Liza Gennaro is a respected choreographer who has worked on many on and off Broadway productions, and has led the MSM Musical Theatre program since 2018. Her acclaimed book Making Broadway Dance was published by Oxford University Press in late 2021.
Liza Gennaro, Associate Dean and Director of Musical Theatre, overseeing rehearsals of Cabaret at MSM
The most important thing for students — and I think really the hardest thing — is to present their genuine selves. They need to take the time to prepare their materials for themselves. What do they love about the material that they’re working on, and why do they love performing it? They should not feel that they have to present material that they think the adjudicators want to hear.
And in terms of appearance, it’s all up to the students how they want to dress and present themselves, there really isn’t a wrong answer!
With the virtual audition, you’re contending with sound, recording quality, background, lighting, and whether you’re working with live accompaniment or a track. Take a moment before the audition to set up, make sure you like the sound and lighting, and make sure you have a smooth way of getting to your track. It’s perfectly ok to take a moment to turn on the track, it doesn’t need to just magically come on.
In preparing for both an in-person and virtual audition, there will likely be distractions, and everyone has their own way of staying focused, whether that means putting headphones on and listening to music, reading a book, or reviewing your monologue.
Really think through what will put you in that neutral space where you can walk into the room or stand in front of the camera and deliver the material to the best of your ability.
What stands out the most is when a person comes into the room with confidence and seems like they’re having a great time when presenting their material. You could be singing a very serious song, or reading a wrenching monologue — we can tell if you’re getting a charge out of doing it, and that’s really what we’re looking for, that commitment and need for the performer to express themselves through that material.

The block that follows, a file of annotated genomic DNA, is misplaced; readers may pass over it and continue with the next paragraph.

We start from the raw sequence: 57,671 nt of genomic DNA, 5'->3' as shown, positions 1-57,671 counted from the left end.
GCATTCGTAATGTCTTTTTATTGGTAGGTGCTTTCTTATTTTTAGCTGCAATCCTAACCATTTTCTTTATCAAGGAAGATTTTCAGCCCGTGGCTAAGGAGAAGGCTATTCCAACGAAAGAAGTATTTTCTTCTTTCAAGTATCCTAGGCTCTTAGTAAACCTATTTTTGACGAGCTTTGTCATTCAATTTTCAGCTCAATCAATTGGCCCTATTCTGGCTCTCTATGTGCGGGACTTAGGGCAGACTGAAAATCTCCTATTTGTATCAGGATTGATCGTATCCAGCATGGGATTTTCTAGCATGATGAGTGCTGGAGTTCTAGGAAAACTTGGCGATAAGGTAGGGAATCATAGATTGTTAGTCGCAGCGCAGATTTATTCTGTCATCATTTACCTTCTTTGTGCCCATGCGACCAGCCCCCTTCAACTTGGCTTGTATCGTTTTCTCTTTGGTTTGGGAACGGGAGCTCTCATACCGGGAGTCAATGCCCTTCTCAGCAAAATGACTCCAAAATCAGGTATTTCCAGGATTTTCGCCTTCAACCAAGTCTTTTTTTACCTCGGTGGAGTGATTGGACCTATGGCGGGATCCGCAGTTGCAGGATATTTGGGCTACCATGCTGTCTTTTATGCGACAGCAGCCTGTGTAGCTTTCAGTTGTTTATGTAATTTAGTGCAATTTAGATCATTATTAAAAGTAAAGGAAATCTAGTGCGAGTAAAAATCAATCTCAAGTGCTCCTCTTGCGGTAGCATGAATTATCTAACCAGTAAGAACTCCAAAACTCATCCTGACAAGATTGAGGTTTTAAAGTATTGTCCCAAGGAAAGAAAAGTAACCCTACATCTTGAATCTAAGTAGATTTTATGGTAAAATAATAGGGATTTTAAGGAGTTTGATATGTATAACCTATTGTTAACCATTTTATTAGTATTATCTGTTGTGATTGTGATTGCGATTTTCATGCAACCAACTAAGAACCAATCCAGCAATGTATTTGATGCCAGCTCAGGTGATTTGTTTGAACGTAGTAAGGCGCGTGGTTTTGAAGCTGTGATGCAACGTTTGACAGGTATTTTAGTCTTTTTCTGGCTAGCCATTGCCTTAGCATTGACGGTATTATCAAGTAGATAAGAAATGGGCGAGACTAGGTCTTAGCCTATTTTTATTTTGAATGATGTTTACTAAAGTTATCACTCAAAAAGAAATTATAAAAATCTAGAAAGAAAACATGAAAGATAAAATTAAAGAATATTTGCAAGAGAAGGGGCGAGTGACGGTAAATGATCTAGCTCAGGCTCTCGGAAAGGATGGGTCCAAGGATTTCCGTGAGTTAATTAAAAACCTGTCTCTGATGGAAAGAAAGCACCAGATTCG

Think about how you can approach every opportunity — whether it be a self-recording or an audition — as a chance to perform. We’re not only looking for talent, we also want to see if a person has drive, commitment, focus, and a level of versatility between vocal stylings.
We want to see students who are tenacious, upbeat, polite — these things all come through, even on a self-record. A lot of people have talent, but what will get you to that next level is making relationships and being someone that people want to work with.
You can always bring a bottle of water with you to your audition. If you get a little catch in your throat, it’s perfectly acceptable to stop, take a sip of water, and start again.
Nerves do a lot of crazy things to you, and you are more than permitted to stop and start again if you feel like you began a song in the wrong key or missed lines in your monologue. Don’t be afraid to take a minute and do what you need to do to feel ready. Those of us who are adjudicating these auditions have been in the field for a very long time, and we want to see the auditionee doing their best work.
Additionally, if you’re in a live audition and working with an accompanist, make sure that your music is clearly marked and that you’re giving them the right tempo. The accompanist is your colleague, and you should be clear about what you need from them. Please be nice to them, and appreciate the work and talent they themselves are contributing to your audition.
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